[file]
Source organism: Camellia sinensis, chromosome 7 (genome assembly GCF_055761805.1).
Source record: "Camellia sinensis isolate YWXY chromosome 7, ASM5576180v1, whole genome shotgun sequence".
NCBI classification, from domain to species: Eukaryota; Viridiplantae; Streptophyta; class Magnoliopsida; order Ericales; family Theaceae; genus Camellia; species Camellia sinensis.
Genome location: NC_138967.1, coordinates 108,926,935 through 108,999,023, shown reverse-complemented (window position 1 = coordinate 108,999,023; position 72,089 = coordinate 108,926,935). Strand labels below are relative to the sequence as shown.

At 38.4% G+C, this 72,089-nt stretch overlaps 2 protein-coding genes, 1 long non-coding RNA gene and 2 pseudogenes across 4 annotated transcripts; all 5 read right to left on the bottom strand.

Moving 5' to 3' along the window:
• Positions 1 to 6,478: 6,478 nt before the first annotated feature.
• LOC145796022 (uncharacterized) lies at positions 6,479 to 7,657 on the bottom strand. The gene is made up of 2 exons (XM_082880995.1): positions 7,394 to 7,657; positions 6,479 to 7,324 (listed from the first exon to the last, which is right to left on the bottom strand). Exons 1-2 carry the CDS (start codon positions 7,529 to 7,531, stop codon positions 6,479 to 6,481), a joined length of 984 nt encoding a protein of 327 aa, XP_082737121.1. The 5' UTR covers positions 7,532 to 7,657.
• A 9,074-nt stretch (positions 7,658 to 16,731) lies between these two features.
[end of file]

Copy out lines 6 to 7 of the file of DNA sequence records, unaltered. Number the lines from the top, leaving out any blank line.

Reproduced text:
Moving 5' to 3' along the window:
• Positions 1 to 6,478: 6,478 nt before the first annotated feature.